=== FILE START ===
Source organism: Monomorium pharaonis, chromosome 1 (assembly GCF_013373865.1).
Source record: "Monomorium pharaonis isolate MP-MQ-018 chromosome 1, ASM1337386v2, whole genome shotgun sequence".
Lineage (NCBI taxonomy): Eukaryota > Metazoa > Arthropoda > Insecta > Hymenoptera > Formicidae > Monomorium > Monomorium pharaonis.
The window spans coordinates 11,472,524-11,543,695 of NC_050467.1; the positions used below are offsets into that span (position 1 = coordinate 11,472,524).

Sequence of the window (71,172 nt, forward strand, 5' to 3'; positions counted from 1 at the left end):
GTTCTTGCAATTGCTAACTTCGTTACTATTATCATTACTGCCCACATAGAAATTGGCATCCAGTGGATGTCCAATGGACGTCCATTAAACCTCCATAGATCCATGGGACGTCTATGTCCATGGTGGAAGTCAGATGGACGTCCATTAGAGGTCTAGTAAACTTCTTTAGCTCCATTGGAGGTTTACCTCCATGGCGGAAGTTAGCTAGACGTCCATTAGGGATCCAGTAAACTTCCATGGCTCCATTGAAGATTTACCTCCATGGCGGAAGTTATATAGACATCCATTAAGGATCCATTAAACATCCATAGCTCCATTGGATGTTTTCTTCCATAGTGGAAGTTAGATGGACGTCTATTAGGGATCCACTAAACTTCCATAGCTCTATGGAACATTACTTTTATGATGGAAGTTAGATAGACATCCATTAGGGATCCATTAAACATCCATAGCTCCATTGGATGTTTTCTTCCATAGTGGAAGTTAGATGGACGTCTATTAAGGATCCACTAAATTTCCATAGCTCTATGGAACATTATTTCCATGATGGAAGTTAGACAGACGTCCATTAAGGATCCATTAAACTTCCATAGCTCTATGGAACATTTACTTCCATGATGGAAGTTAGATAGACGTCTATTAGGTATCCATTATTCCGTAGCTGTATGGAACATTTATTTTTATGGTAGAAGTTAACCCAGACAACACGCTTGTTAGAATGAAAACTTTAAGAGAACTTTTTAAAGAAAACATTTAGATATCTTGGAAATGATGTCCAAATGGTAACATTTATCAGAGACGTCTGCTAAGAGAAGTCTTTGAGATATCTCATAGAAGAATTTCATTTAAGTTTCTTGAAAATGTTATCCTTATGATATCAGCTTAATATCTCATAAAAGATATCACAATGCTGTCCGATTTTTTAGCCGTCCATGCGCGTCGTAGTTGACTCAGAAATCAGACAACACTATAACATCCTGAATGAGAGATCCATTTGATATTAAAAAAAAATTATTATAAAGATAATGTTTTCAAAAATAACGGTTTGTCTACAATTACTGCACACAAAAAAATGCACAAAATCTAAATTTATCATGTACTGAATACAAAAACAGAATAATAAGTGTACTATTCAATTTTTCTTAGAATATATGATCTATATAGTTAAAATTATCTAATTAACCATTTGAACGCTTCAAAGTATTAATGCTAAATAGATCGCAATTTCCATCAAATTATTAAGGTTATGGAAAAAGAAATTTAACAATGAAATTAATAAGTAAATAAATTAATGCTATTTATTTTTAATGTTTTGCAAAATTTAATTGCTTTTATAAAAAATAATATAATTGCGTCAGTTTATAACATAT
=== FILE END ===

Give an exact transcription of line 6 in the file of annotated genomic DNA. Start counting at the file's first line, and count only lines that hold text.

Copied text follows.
GTTCTTGCAATTGCTAACTTCGTTACTATTATCATTACTGCCCACATAGAAATTGGCATCCAGTGGATGTCCAATGGACGTCCATTAAACCTCCATAGATCCATGGGACGTCTATGTCCATGGTGGAAGTCAGATGGACGTCCATTAGAGGTCTAGTAAACTTCTTTAGCTCCATTGGAGGTTTACCTCCATGGCGGAAGTTAGCTAGACGTCCATTAGGGATCCAGTAAACTTCCATGGCTCCATTGAAGATTTACCTCCATGGCGGAAGTTATATAGACATCCATTAAGGATCCATTAAACATCCATAGCTCCATTGGATGTTTTCTTCCATAGTGGAAGTTAGATGGACGTCTATTAGGGATCCACTAAACTTCCATAGCTCTATGGAACATTACTTTTATGATGGAAGTTAGATAGACATCCATTAGGGATCCATTAAACATCCATAGCTCCATTGGATGTTTTCTTCCATAGTGGAAGTTAGATGGACGTCTATTAAGGATCCACTAAATTTCCATAGCTCTATGGAACATTATTTCCATGATGGAAGTTAGACAGACGTCCATTAAGGATCCATTAAACTTCCATAGCTCTATGGAACATTTACTTCCATGATGGAAGTTAGATAGACGTCTATTAGGTATCCATTATTCCGTAGCTGTATGGAACATTTATTTTTATGGTAGAAGTTAACCCAGACAACACGCTTGTTAGAATGAAAACTTTAAGAGAACTTTTTAAAGAAAACATTTAGATATCTTGGAAATGATGTCCAAATGGTAACATTTATCAGAGACGTCTGCTAAGAGAAGTCTTTGAGATATCTCATAGAAGAATTTCATTTAAGTTTCTTGAAAATGTTATCCTTATGATATCAGCTTAATATCTCATAAAAGATATCACAATGCTGTCCGATTTTTTAGCCGTCCATGCGCGTCGTAGTTGACTCAGAAATCAGACAACACTATAACATCCTGAATGAGAGATCCATTTGATATTAAAAAAAAATTATTATAAAGATAATGTTTTCAAAAATAACGGTTTGTCTACAATTACTGCACACAAAAAAATGCACAAAATCTAAATTTATCATGTACTGAATACAAAAACAGAATAATAAGTGTACTATTCAATTTTTCTTAGAATATATGATCTATATAGTTAAAATTATCTAATTAACCATTTGAACGCTTCAAAGTATTAATGCTAAATAGATCGCAATTTCCATCAAATTATTAAGGTTATGGAAAAAGAAATTTAACAATGAAATTAATAAGTAAATAAATTAATGCTATTTATTTTTAATGTTTTGCAAAATTTAATTGCTTTTATAAAAAATAATATAATTGCGTCAGTTTATAACATAT